With an applied emphasis, this course provides a solid foundation for professional requirements and transition to the workplace. The conceptual basis upon which assets, liabilities, equity, revenue and expenses are defined is discussed. The end user financial information needs upon which International Financial Reporting Standards (IFRS) and Accounting Standards for Private Enterprises (ASPE) are based are identified. Building on introductory courses, the financial reporting model comprising measurements, statement presentations and related disclosures are explored on an area basis; current and non-current assets and related valuations, current liabilities, critical revenue and expense recognition criteria. The applied emphasis blends process (derivation and enabling entries) with end product financial statement presentation. Note: Full-time Accounting and Finance students applying for transfer credit for this course from other post-secondary institutes must have achieved a minimum grade of 65% or better.
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Upon successful completion of the course, the student will be able to:
Identify and explain the accounting concepts and principles that support the treatments of economic events under IFRS and Private Enterprise Standards.
Explain the objectives of financial reporting and explain the application of those objectives in statement preparation both International Financial Reporting Standards (IFRS), and Private Enterprise Standards.
Prepare a statement of comprehensive income in proper form, properly identifying and classifying other gains and losses or irregular economic events.
Prepare a statement of retained earnings from data supplied, including identifying and properly presenting adjustments to beginning balances.
Explain the criteria for classifications of various statement components such as current assets versus non-current assets.
Recognize and measure revenue in accordance with recognition standards.
Identify and apply the reporting issues for near-cash operating assets in the business cycle; cash, receivables and inventories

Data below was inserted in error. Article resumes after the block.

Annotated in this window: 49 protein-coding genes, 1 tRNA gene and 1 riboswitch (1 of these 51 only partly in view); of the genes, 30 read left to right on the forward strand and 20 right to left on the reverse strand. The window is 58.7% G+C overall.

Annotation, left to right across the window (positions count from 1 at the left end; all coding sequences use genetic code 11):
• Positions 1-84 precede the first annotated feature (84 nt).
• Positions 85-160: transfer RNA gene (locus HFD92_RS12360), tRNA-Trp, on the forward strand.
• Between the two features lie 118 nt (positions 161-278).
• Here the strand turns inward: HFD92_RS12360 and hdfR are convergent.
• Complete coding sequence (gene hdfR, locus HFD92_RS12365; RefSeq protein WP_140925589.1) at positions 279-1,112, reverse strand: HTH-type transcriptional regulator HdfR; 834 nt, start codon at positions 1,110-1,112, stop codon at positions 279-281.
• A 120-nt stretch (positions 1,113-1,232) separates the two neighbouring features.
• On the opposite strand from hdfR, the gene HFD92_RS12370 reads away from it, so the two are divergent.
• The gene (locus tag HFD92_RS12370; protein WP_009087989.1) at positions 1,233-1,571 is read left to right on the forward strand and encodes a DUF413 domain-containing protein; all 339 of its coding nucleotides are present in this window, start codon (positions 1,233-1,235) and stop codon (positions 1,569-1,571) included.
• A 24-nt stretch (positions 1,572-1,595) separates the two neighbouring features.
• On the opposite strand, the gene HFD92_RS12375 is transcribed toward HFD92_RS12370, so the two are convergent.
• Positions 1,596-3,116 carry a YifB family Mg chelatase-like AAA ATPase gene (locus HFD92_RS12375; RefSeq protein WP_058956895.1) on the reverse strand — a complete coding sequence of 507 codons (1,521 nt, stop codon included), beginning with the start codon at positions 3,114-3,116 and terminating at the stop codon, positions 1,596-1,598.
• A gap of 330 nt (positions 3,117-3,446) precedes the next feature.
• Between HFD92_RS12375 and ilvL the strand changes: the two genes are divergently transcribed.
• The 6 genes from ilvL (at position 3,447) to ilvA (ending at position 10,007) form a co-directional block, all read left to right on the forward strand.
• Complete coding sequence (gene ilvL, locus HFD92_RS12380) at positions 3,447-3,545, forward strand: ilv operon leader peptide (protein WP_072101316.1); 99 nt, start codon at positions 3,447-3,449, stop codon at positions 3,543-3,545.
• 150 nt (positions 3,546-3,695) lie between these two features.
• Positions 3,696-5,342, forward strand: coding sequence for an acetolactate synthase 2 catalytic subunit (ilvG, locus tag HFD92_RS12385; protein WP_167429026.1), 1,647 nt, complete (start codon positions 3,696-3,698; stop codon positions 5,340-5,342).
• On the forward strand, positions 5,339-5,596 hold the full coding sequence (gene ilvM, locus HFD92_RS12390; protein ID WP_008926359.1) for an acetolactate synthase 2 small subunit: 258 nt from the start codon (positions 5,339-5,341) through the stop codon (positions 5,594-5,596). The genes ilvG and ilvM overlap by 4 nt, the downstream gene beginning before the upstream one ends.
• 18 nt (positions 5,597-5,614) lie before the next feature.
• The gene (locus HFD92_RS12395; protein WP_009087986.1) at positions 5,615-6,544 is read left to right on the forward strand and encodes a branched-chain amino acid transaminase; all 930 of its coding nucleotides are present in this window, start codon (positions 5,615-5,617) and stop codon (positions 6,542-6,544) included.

Identify and report investments -- both non-strategic (debt and equity) and strategic (significant influence or control). Apply accounting for all investment types except a control relationship (consolidation).
Identify and value types of tangible and intangible assets; accounting for held-for-sale capital assets; non-monetary exchanges; assets acquired through favourable financing and share exchanges; self-constructed assets. Alternative valuation bases.
Apply the various methods of depreciation of tangible and intangible assets; industry or business specific depreciation methods. Identify asset impairments and be able to measure and report impairments.
Discuss intangible assets, the determination of goodwill and impairment thereof.
Effective as of Winter 2012
FMGT 3110 is offered as a part of the following programs:
If you are taking this course, but are not taking it through either Distance
Education or Online Learning, nor at the BCIT Downtown Campus (DTC), please purchase books for this course at the BCIT Burnaby Bookstore.
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Cei Digital: Intermediate Accounting, Vol 1 W Etext & Wileyplus, 11Th Cdn
Intermediate Accounting Vol 1 W. Wileyplus, 11Th Edition
No information on books is currently available for Fall 2019 offerings of this course.
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